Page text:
Just a couple days ago, we read about Jesus sending disciples to John in prison to tell what they had seen Jesus do and what they had heard Him say.
In today’s reading, we have Jesus telling the healed man to “go home and tell your friends what the Lord has done for you.”
We also have the woman in Luke 8 who wanted to slip away after her healing. Jesus, however, wouldn’t move on until she came forward and told her story.
Have you ever struggled with telling your testimony? Ever wondered what that even means? Think your story isn’t interesting enough or, perhaps, too interesting? Those are all thoughts from the enemy trying to keep you silent. Someone else needs to hear your story!
Luke 8:47 is a great outline for telling your own story. (Why she had touched Him and how He healed her.)
History + Healing = Testimony
Everyone in this parable hears the Word. The difference comes in what happens next.
The first one doesn’t understand what they’ve heard. (This is where good, biblically sound teaching and preaching comes into play.)
The second one doesn’t accept it for themselves. (This is where we need to be praying and studying for ourselves so that we can hear God speak to us.)
The third one doesn’t cling to it when faced with the temptations and trials of the world. (This is where a community is helpful. We can encourage one another, hold one another accountable and be a source of support.)
The fourth understands it, accepts it and clings to it.
You are loved. ❤
In just the first week of being in the New Testament, we are seeing for the third time one person desperately pleading with Jesus on behalf of another.
First, we had people praying for Simon’s ill mother in law in Mark.
Then, in Luke, we had friends literally carrying their friend to Jesus – bearing the physical burden for someone who did not have the strength to carry himself to the healer.
Now, we have the centurion pleading with Jesus on behalf of his servant.
Also, in today’s reading, we have John asking his disciples (from prison) if Jesus was the one for whom they had been waiting. Jesus could have gone himself but he tells the disciples to go and tell what THEY had seen and heard.
People need to hear what we have seen God do in our lives and what we have learned.
Both of these (praying for others and sharing our testimonies) show that we are meant to live in community. We need one another!
Gospel living is “go and tell.”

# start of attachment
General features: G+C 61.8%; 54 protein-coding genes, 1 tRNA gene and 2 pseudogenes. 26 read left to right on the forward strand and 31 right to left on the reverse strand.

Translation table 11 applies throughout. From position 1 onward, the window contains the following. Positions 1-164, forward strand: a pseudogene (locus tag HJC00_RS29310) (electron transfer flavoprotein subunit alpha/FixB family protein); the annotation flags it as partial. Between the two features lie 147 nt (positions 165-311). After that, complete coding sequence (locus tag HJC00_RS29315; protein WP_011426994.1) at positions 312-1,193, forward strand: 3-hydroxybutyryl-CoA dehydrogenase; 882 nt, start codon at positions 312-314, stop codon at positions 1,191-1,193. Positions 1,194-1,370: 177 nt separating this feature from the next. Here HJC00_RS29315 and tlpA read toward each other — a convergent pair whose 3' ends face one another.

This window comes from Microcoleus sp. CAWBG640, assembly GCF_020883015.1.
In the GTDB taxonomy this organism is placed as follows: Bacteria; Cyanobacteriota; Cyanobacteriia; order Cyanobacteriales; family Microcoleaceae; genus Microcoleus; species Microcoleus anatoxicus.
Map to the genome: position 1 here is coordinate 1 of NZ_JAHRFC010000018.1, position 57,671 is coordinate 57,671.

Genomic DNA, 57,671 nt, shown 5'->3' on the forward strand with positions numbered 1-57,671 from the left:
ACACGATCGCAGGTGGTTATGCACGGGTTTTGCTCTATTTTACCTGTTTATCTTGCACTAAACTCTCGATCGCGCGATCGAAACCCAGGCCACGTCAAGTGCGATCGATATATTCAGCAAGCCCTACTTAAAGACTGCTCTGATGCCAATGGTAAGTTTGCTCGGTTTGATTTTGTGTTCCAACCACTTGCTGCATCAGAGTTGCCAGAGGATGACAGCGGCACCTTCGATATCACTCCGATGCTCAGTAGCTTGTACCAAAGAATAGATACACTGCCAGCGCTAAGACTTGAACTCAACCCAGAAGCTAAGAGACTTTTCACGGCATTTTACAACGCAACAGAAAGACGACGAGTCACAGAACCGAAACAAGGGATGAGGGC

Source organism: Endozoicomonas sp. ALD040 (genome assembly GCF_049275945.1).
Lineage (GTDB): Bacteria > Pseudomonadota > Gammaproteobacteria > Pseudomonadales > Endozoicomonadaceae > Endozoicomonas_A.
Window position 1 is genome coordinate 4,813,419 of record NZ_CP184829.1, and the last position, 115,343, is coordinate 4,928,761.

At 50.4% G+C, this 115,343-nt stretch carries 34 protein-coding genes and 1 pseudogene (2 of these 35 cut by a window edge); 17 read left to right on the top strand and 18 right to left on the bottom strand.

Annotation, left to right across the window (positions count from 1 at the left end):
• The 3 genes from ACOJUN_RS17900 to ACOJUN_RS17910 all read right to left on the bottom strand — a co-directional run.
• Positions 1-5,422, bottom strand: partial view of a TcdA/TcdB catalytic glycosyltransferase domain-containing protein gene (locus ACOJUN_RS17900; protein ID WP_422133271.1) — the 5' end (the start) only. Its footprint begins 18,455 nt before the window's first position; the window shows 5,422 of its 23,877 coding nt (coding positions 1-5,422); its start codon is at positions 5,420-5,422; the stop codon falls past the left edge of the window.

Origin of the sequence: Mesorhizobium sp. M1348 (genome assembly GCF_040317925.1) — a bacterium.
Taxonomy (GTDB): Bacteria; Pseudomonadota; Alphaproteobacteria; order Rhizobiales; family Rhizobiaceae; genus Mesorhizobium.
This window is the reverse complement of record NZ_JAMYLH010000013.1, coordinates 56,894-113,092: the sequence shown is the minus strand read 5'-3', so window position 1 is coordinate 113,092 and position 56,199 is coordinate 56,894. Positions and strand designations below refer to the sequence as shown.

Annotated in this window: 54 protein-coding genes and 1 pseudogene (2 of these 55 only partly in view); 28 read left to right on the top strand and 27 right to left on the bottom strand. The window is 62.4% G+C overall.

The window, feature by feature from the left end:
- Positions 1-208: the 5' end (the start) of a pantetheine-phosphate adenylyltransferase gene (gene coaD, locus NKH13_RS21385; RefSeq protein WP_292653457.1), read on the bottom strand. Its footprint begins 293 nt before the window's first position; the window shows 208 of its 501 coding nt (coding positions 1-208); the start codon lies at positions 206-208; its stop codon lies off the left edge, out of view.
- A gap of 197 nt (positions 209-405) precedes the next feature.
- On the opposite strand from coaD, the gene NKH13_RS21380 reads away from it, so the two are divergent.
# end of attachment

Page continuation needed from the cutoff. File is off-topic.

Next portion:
I had a former boss who always said, “Be kind to everyone because everyone’s having a hard time.”
And, no wonder. Scripture tells us that, in this world, there would be trials and suffering. Just in our little corner of the world, we have encountered death and pain in recent months. It would be overwhelming, indeed, to focus only on those things. Perhaps that’s why Paul tells us to focus on things above.
Jesus promises plenty for those who are poor, joy for those who mourn, satisfaction for those who hunger and a seat at the table for those who have been excluded and rejected because of Him
It doesn’t end here, friends. There is so much goodness and glory awaiting those who love the Lord.
He who promised is faithful (Hebrews 10:23.)
“I never met a man who chose Christ and regretted it.” – Billy Graham
These men in Mark 2 literally carried their friend to Jesus. Through the crowd and through the roof – nothing was going to stop them. When is the last time I was that intense and intentional about bringing others to Christ? What if someone else’s healing and/or forgiveness was dependant on my faith?
Have you ever read about Jesus reclining at a meal with sinners and tax collectors and thought, “Isn’t that just a beautiful picture of mercy?” What occurred to me today is that it takes no less mercy for Jesus to welcome me at the table. It isn’t sinners and tax collectors being invited to dine with Christ and me.
It’s the fallen and the forgiven invited to sit with Him. It’s the wrecked and the redeemed, both undeserving, yet breaking bread together with Jesus. It is only the mercy of God that offers me a seat.
You are loved.